- Attractive design
- Good screen and speakers
- Good battery life
- Full-size SD card slot
- Atom performance still disappoints
- Less battery life than some rivals
- No bundled stylus, optional stylus not Wacom
HP Envy x2 – Intro, Design and Build
IntroThe age of the convertible Windows 8 tablet/laptop is well and truly upon us. All the major brands have thrown their metaphorical gloves into the arena with a whole bunch of form factors, including sliders like the Toshiba Satellite U920t, twisters such as the Lenovo ThinkPad Twist, and even flip-screen models such as the Dell XPS Duo 12.
However, the most interesting convertible solution is the detachable slate with keyboard dock. This not only gives you a tablet without the weight of the keyboard when you don’t want it, but also means you get far longer battery life thanks to the second battery that’s usually integrated into the dock. The disadvantage is that – with a few exceptions such as the Samsung Ativ Smart PC Pro and Lenovo ThinkPad Helix - most of these convertibles aren’t as powerful as a regular laptop, and usually rely on Intel’s Atom processor for their power. That’s exactly what the HP Envy x2 does, so is it a jack of all trades or master of none?
Let’s just quickly sum up the basics before getting into the nitty-gritty. Like its main rivals, the Asus Vivo Tab and Samsung Ativ Smart PC, HP’s Windows 8 hybrid is an 11.6-inch affair that consists of a tablet plus detachable keyboard base with extra connectivity and a secondary battery. One of the biggest selling points over Android and iOS offerings is that this tablet/laptop will run many of your legacy Windows 7/Vista/XP apps.
Check out our Windows 8 Laptops Tablets Convertibles and PCs roundup
With a Clover Trail processor backed by 2GB of RAM and 64GB of storage, and a ‘common’ 1,366 x 768 resolution for its IPS screen, HP’s effort is hardly the most powerful Windows 8 machine around, but again these specs match the competition and ensure that the Envy x2 lasts long on a charge too, with claimed battery life of up to 14hrs.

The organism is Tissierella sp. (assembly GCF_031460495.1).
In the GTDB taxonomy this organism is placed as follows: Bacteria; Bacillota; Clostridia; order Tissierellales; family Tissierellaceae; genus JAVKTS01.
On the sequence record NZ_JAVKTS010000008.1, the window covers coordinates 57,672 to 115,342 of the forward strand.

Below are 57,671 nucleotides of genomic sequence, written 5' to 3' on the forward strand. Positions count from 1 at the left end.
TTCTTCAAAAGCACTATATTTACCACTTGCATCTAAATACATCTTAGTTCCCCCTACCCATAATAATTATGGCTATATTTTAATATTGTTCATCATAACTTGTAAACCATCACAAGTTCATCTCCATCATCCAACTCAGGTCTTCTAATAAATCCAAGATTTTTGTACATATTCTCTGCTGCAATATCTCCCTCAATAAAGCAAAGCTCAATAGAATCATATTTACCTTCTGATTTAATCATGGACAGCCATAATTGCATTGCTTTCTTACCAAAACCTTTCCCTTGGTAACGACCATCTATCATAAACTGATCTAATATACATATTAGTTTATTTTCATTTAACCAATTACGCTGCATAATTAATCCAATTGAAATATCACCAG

HP Envy x2 - Design and BuildAs its name suggests, the Envy x2 is aiming for the premium market within its category, and this is reflected both in its £800 price (where direct rivals can be had for closer to £700), and in its design. While the Samsung Ativ Tab uses mostly plastic and the Asus Vivo Tab uses various shades in its brushed metal finish with plastic sections, the x2 sports an all-metal outer shell and offers a more ‘unibody’ look.
In fact, several people who saw this machine around the office asked if it was an Apple laptop. Mind you, with the Envy x2 closed you can’t miss the giant, shiny HP logo that dominates the lid’s centre. The webcam’s slight ‘hump’ is also something you’d never see in coming from the house that Steve Jobs built.
Another design feature we’re not too convinced about is how HP has decided to integrate the power button and volume rocker into its convertible; rather than putting them at the sides, it has made them part of the lid. This could have been very attractive, if only they had kept the same brushed finish as their surroundings. As is, they just break things up too much, and are just a bit harder to find. On the good side, they never catch the finger either, leaving the sides of the Envy x2 ‘tablet’ nice and smooth.
Having said all that, there’s no denying that the HP Envy x2 is a good-looking, stylish and well-built laptop/tablet overall, and its aggressive tapering makes it look like one of the slimmest Windows 8 hybrids on the market. While quite cold in the hand, that all-metal outer finish also gives an undeniable feeling of quality and avoids unsightly fingerprints.
Unfortunately, its lack of anodising or a tactile pattern makes the HP Envy x2’s tablet part slightly slippery. Also, HP putting the tablet’s headphone jack on the x2’s bottom (presumably for aesthetic reasons) is just a compromise too far – though you can still plug in some headphones with the tablet docked, as its keyboard base replicates the 3.5mm jack.
The protruding hinge that joins the tablet and dock raises the device’s rear up when in laptop mode. The dock’s hinge holds the tablet very securely and offers strong, nicely graded open/close action. The tablet part is easily released with a front-facing switch on the dock; though this mechanism was a tad stiff when first we played with it, it only required a little wearing in.
The 19mm-thick tablet part of the HP Envy x2 weighs in at 690g - heavier than the iPad 4 and Asus Vivo Tab - while adding the keyboard dock takes this to 1.39kg (the Asus is 1.35kg with dock). However, both the tab on its own and dock combo are lighter than the Samsung Ativ Smart PC by a few grams.